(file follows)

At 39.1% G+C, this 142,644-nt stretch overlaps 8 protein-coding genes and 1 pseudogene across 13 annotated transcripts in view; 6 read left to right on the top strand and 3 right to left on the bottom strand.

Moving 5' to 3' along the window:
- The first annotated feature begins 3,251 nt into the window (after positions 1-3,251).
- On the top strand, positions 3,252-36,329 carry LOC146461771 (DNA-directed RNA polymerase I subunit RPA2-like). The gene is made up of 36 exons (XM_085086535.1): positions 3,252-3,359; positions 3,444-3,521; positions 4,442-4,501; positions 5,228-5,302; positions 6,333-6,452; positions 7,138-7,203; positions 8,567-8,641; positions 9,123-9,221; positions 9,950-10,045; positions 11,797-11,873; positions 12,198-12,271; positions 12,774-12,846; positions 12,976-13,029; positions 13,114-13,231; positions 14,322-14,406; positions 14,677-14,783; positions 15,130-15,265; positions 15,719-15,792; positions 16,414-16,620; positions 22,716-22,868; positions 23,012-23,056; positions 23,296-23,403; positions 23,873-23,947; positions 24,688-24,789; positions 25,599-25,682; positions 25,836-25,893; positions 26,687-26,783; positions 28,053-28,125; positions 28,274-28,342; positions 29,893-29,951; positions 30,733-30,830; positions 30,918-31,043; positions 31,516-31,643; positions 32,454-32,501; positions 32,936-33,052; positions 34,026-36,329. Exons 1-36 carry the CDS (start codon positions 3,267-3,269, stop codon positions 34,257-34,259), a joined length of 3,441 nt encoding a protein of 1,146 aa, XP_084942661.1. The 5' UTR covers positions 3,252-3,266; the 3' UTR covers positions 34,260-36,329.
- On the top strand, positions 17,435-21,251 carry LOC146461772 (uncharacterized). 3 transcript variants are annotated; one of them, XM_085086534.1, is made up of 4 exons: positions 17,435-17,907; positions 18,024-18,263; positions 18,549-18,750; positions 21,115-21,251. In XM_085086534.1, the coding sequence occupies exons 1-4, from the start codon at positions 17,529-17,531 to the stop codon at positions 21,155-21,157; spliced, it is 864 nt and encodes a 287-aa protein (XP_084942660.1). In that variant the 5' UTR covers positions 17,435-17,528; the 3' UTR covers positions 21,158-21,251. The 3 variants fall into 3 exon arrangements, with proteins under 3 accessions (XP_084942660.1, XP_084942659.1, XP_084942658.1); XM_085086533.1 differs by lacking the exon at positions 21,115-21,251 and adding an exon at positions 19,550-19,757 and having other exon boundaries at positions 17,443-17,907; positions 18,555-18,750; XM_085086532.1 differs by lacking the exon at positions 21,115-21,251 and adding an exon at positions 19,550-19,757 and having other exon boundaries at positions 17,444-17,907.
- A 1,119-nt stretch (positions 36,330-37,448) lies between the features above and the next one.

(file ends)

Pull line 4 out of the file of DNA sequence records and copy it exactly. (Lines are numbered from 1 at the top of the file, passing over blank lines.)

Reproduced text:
- On the top strand, positions 3,252-36,329 carry LOC146461771 (DNA-directed RNA polymerase I subunit RPA2-like). The gene is made up of 36 exons (XM_085086535.1): positions 3,252-3,359; positions 3,444-3,521; positions 4,442-4,501; positions 5,228-5,302; positions 6,333-6,452; positions 7,138-7,203; positions 8,567-8,641; positions 9,123-9,221; positions 9,950-10,045; positions 11,797-11,873; positions 12,198-12,271; positions 12,774-12,846; positions 12,976-13,029; positions 13,114-13,231; positions 14,322-14,406; positions 14,677-14,783; positions 15,130-15,265; positions 15,719-15,792; positions 16,414-16,620; positions 22,716-22,868; positions 23,012-23,056; positions 23,296-23,403; positions 23,873-23,947; positions 24,688-24,789; positions 25,599-25,682; positions 25,836-25,893; positions 26,687-26,783; positions 28,053-28,125; positions 28,274-28,342; positions 29,893-29,951; positions 30,733-30,830; positions 30,918-31,043; positions 31,516-31,643; positions 32,454-32,501; positions 32,936-33,052; positions 34,026-36,329. Exons 1-36 carry the CDS (start codon positions 3,267-3,269, stop codon positions 34,257-34,259), a joined length of 3,441 nt encoding a protein of 1,146 aa, XP_084942661.1. The 5' UTR covers positions 3,252-3,266; the 3' UTR covers positions 34,260-36,329.